Many people said ho-hum when President Barack Obama threatened to change any law with his pen or phone, and even use that power to personally alter Obamacare and the welfare law, and to "legislate" the Dream Act that Congress refused to pass. But Americans are rising up by the tens of thousands to stop Common Core, which is the current attempt to compel all U.S. children to be taught the same material and not other things parents might think important.
Ever since Congress began pouring federal tax dollars into public schools, parents have been solicitous to have Congress write into law a prohibition against the federal government writing curriculum or lesson plans, or imposing a uniform national curriculum. Parents want those decisions made at the local level by local school boards, which are, or should be, subject to the watchful eyes of local citizens and parents.
Parents are supported in this view by the U.S. Constitution, which gives the federal government no power over education. Here is some of the repetitive language included in federal school appropriation laws. more >>
As someone who is often asked to speak my opinion on radio or television, I know that sound bites can bring powerful results, either positive or negative. Take for example the words of Rev. Fred Lucas Jr., the chaplain for the New York City sanitation department, which he prayed at the recent inauguration of Mayor Bill de Blasio, "Let the plantation called New York City be the city of God, a city set upon the hill, a light shining in darkness."
The imagery of New York as bastion of modern slavery shocked people from both sides of the political aisle. Democratic leader Betty Ann Canizio of Brooklyn tweeted: "I find these speakers offensive. Didn't know we had a plantation."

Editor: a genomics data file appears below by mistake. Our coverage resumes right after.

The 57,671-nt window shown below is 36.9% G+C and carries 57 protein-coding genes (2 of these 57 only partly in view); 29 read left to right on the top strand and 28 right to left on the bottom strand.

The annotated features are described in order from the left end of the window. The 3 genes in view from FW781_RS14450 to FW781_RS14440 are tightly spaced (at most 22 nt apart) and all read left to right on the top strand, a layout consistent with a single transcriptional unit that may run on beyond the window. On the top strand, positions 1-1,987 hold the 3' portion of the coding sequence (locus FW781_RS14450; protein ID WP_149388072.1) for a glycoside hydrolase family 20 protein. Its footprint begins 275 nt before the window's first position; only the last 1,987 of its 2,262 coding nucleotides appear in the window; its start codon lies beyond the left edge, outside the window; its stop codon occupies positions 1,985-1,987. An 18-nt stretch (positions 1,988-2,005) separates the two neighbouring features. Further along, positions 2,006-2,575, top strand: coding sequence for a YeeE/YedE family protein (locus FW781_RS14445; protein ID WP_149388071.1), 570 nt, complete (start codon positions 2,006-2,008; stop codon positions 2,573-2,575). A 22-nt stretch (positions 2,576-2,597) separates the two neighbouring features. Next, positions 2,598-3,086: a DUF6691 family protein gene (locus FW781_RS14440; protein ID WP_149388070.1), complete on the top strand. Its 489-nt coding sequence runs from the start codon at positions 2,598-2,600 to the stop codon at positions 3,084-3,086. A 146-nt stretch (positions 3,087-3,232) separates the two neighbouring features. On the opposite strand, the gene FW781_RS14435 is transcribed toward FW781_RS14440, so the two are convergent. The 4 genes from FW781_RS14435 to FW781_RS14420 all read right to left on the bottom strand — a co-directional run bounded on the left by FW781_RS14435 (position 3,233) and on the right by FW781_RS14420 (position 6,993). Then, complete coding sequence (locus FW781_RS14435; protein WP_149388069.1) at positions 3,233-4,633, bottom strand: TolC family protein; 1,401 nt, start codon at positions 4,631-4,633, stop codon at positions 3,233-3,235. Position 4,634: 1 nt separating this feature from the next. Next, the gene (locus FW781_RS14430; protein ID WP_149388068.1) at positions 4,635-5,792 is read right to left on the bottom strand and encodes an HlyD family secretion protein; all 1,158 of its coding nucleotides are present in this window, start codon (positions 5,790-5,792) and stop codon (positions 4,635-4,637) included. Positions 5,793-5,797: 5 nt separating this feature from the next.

I am very familiar with the rhetoric that Rev. Lucas employed, and let me say first that I agree with what I believe to be the sentiment of his prayer. Of course we all want our cities to become beacons of light to others. Still, I think it does a disservice to our ancestors who lived through actual chattel slavery (and to those who are living through it now in various parts of the world) to compare life in modern America to what they suffered. more >>
Last week, a reporter who said he wanted to interview me about President Obama's statement that "homosexuality is a human right" called me. He said that the president's recent comments about the situation in Uganda elevated homosexuality to the level of a "human right" or a "universal fundamental freedom." My remarks were simply that the president of the United States has the responsibility to represent the entire nation. When he states his personal beliefs and values and presents those as representative of the United States of America, the full force of his office is behind those statements. It is clear that the beliefs of the president about "human rights" are controversial in his own country and offensive to many both in the U.S. and abroad, and serve to promote the political homosexual agenda worldwide. Claiming that homosexuality is a "human right" is an affront, even a mockery, of¬¬ those Judeo-Christian values that have been the foundation of virtually all Western civilizations across time and cultures.